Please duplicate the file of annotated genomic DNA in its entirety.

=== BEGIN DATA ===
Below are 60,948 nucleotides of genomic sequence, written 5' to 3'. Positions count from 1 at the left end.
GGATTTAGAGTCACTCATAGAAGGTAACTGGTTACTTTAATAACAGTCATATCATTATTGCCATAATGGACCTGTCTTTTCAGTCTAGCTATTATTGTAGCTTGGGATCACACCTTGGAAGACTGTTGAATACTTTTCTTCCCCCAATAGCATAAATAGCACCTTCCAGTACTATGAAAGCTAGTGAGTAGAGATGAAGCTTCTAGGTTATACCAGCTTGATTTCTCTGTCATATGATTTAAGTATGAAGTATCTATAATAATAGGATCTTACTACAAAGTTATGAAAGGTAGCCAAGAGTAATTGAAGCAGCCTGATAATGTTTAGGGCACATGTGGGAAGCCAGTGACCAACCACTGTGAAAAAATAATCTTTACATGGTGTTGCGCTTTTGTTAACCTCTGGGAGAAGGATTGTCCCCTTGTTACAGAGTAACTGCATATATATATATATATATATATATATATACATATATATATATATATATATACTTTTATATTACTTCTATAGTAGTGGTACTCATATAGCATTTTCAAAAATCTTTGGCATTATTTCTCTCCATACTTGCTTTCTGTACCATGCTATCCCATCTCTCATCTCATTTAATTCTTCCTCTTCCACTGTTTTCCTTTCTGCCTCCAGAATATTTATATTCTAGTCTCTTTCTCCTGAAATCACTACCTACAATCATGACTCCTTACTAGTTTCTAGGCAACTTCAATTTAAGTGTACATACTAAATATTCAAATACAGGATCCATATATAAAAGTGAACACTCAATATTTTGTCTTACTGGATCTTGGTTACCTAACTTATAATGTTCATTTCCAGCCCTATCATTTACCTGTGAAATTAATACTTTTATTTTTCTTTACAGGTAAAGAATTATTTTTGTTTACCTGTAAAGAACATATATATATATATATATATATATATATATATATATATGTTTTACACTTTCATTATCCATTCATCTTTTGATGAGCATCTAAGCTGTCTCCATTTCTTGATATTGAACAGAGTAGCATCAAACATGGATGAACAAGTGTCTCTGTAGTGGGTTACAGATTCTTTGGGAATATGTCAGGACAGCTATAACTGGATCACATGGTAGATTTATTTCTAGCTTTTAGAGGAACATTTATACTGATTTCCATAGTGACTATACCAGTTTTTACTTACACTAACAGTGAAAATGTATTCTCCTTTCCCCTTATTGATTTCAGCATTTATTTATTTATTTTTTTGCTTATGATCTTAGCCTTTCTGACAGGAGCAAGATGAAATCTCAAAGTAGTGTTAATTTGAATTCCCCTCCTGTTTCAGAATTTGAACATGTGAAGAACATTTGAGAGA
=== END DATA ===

Below are 60,948 nucleotides of genomic sequence, written 5' to 3'. Positions count from 1 at the left end.
GGATTTAGAGTCACTCATAGAAGGTAACTGGTTACTTTAATAACAGTCATATCATTATTGCCATAATGGACCTGTCTTTTCAGTCTAGCTATTATTGTAGCTTGGGATCACACCTTGGAAGACTGTTGAATACTTTTCTTCCCCCAATAGCATAAATAGCACCTTCCAGTACTATGAAAGCTAGTGAGTAGAGATGAAGCTTCTAGGTTATACCAGCTTGATTTCTCTGTCATATGATTTAAGTATGAAGTATCTATAATAATAGGATCTTACTACAAAGTTATGAAAGGTAGCCAAGAGTAATTGAAGCAGCCTGATAATGTTTAGGGCACATGTGGGAAGCCAGTGACCAACCACTGTGAAAAAATAATCTTTACATGGTGTTGCGCTTTTGTTAACCTCTGGGAGAAGGATTGTCCCCTTGTTACAGAGTAACTGCATATATATATATATATATATATATATATACATATATATATATATATATATACTTTTATATTACTTCTATAGTAGTGGTACTCATATAGCATTTTCAAAAATCTTTGGCATTATTTCTCTCCATACTTGCTTTCTGTACCATGCTATCCCATCTCTCATCTCATTTAATTCTTCCTCTTCCACTGTTTTCCTTTCTGCCTCCAGAATATTTATATTCTAGTCTCTTTCTCCTGAAATCACTACCTACAATCATGACTCCTTACTAGTTTCTAGGCAACTTCAATTTAAGTGTACATACTAAATATTCAAATACAGGATCCATATATAAAAGTGAACACTCAATATTTTGTCTTACTGGATCTTGGTTACCTAACTTATAATGTTCATTTCCAGCCCTATCATTTACCTGTGAAATTAATACTTTTATTTTTCTTTACAGGTAAAGAATTATTTTTGTTTACCTGTAAAGAACATATATATATATATATATATATATATATATATATATATGTTTTACACTTTCATTATCCATTCATCTTTTGATGAGCATCTAAGCTGTCTCCATTTCTTGATATTGAACAGAGTAGCATCAAACATGGATGAACAAGTGTCTCTGTAGTGGGTTACAGATTCTTTGGGAATATGTCAGGACAGCTATAACTGGATCACATGGTAGATTTATTTCTAGCTTTTAGAGGAACATTTATACTGATTTCCATAGTGACTATACCAGTTTTTACTTACACTAACAGTGAAAATGTATTCTCCTTTCCCCTTATTGATTTCAGCATTTATTTATTTATTTTTTTGCTTATGATCTTAGCCTTTCTGACAGGAGCAAGATGAAATCTCAAAGTAGTGTTAATTTGAATTCCCCTCCTGTTTCAGAATTTGAACATGTGAAGAACATTTGAGAGA